Ka-vanah ritual warns against the dangers and gaps the mystic can come across on his
way. From this perspective, the end of the Morning Prayer, when the initiate would throw himself to the ground, constituted an enterprise that could have en-dangered his life. After having reached the peak of his fervor and after feeling in-cluded in the divine name that he had “united”, the mystic had to jump into the
Sitra Ahra to free the holy sparks imprisoned in the klippot. “Only the perfect Tzad-dik can fulfill this meditation, because, for his merits, he is worthy of descending and undertaking those selections in the Klippot, the realms of the “other side”, even against their will. Otherwise, when he puts his soul at stake and sends it down there, in the Klippot, he may not only be unable to bring out the souls fallen there but he may also loose his own soul to those realms”8.
It thus becomes obvious why so many people believed Zvi was in fact continuing
8. Gershom Scholem, Cabala si simbolistica ei, idem, p.151, quoting from Chaim Vital’s Sha’ar ha-Kavanot.
his mission when he converted to Islam. Although this was the end of the adventure, “Sabbateanism” nevertheless proposed innovative and challenging kabbalistic concep-tions, not at all uninteresting, starting from its very paradoxical nature and internal contradiction and ending with the survival unto this day of the Donmeh, unlike, for instance, the Frankists.
Where does Abraham Miguel Cardozo come in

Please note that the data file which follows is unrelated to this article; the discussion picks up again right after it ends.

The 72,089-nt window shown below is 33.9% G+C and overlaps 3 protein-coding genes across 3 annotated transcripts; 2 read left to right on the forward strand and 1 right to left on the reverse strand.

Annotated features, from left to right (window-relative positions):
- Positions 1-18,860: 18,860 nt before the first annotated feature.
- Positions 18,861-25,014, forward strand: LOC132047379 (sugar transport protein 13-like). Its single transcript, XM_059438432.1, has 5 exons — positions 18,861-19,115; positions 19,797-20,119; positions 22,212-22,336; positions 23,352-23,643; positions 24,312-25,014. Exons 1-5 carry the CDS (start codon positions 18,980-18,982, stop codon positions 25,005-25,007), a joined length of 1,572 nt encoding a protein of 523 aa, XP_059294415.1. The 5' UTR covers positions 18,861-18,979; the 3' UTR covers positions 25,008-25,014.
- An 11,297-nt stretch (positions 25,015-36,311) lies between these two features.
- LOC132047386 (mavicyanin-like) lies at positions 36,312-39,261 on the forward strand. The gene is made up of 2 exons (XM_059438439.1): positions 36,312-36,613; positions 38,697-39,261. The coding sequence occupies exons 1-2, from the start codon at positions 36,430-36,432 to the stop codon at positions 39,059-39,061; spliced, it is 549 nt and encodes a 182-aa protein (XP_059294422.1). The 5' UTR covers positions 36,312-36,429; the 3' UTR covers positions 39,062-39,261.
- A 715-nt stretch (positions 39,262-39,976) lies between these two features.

By just one year Zvi’s junior, Cardozo was born in Spain in 1627, into a Marrano family, and therefore officially a Christian. He left Spain at the age of 21, settled in Venice where he converted back to Judaism, and ended by studying Kabbalah in Egypt (or so he claimed in his writings). By 1663 he was, it seems, the physician of Osman Pasha and Rejeb Bey in Tripoli. In 1673, following their death during a lo-cal revolution, Cardozo fled to Tunis, which he had to leave one year later after being expelled at the request of the local Jews, who did not favor his messianic re-putation. In 1675 he was again forced to move, from Leghorn (Livorno), where he had tried to settle, and ended up in Izmir. Here his family was decimated by the plague and in 1680 he was expelled once more, this time to Constantinople. Be-tween 1681, when he was excommunicated again, and 1706, when he was stabbed to death by his nephew, Cardozo wandered from Rodosto to the Dardanelles and from Adrianople to Alexandria, trying unsuccessfully to reach Palestine and even-tually losing the rest of his family to the plague.